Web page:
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connecting and kinecting October 20, 2011

Posted by nicholas gill in advertising, brand experience, integration, microsoft.

When CP+B picked up the Microsoft advertising account, we all wondered what would happen. The “I’m a PC” ads weren’t as bad as the original haters suggested. The product elements and the use of interesting characters started to change perceptions of Microsoft. I quite liked them but I didn’t identify with being a PC still. And then just as some momentum was happening, the Launch Party “thing” happened. Finding the video now, the comments have been disabled on the version I am linking to. Unsurprising given it was truly horrific. I also thought the “Windows 7 was my idea” campaign was an interesting concept but felt hollow in execution. There’s been some advertising for the Windows Phone but in a market that is dominated by Apple, HTC and Samsung in the kudos and media space, it’s not really stood out. And then there’s X-Box. The golden child. And it’s shinier child, Kinect. Which aped the successful Wii advertising but without a controller. X-Box is a great product and the Kinect addition has made it even better.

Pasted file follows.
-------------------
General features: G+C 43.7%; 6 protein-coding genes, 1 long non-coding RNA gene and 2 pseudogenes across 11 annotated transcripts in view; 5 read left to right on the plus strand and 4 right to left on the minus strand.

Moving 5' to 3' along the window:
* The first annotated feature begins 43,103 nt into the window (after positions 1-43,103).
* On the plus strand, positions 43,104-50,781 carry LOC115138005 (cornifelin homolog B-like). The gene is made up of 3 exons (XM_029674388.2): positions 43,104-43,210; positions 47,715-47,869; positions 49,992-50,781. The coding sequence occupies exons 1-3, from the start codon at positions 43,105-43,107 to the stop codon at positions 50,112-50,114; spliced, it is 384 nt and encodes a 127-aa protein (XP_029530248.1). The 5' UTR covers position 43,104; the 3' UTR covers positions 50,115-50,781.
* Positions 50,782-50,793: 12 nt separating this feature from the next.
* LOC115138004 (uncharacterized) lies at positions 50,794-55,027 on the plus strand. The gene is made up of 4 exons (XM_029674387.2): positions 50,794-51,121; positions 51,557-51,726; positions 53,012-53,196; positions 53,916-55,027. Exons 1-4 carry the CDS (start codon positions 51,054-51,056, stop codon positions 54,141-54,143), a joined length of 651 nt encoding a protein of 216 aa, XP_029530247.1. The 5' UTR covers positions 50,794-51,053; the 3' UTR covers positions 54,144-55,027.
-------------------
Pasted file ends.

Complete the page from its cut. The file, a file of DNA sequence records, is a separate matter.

But it’s never been leveraged as part of a wider brand and product effort. The reason I, and countless others, buy into Apple is that their stuff together just works. iTunes, iPhone, iPad, iMac, AppleTV and so on. Seamless, easy, great. The best brand experience by far. You can even take this into the retail environment.

You don’t get the same feeling from Microsoft. It feels disparate and hard. My own experience of Apple’s “plug it in and it will work” is in stark contrast to “plug it in and load the accompanying CD, load up the drivers, reboot, etc.” of Microsoft. Now I know this perception is now several years old but it’s stuck. And that’s why we are an Apple household.

But this new ad challenges people like me. And it makes use of the integrated Microsoft brand experience which has never been done before. I like it. It shows Microsoft in a new, family setting than rather the individuals it has targeted before. It has humour. It’s not trying to copy Apple or Nintendo either. It also looks easy, creative and fun to have Microsoft products in your home. It’s a shame then that the good work of the commercial is let down by a bland website that does nothing to re-enforce the message of connectivity and togetherness by immediately splitting the products again. Perhaps CP+B can get their hands on the digital side of things too?



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